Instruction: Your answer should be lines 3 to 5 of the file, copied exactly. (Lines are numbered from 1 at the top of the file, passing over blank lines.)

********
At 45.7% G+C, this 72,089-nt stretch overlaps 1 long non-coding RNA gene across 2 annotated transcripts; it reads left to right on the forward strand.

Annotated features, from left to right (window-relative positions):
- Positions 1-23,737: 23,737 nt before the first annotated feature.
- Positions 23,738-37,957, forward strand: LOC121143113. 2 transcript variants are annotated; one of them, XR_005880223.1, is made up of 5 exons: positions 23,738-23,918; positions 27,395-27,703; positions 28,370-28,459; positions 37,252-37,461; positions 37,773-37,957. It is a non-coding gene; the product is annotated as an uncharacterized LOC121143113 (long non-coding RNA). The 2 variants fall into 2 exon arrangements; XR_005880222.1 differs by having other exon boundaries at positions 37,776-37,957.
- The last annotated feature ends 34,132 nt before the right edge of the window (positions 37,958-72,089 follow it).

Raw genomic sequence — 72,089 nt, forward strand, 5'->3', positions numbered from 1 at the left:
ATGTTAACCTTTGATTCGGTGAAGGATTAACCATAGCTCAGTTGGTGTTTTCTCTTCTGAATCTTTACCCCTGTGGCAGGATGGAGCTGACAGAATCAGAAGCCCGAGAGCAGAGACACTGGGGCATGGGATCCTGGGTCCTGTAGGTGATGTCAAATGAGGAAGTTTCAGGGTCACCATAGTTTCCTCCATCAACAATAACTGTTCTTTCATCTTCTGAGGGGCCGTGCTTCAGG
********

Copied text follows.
- Positions 1-23,737: 23,737 nt before the first annotated feature.
- Positions 23,738-37,957, forward strand: LOC121143113. 2 transcript variants are annotated; one of them, XR_005880223.1, is made up of 5 exons: positions 23,738-23,918; positions 27,395-27,703; positions 28,370-28,459; positions 37,252-37,461; positions 37,773-37,957. It is a non-coding gene; the product is annotated as an uncharacterized LOC121143113 (long non-coding RNA). The 2 variants fall into 2 exon arrangements; XR_005880222.1 differs by having other exon boundaries at positions 37,776-37,957.
- The last annotated feature ends 34,132 nt before the right edge of the window (positions 37,958-72,089 follow it).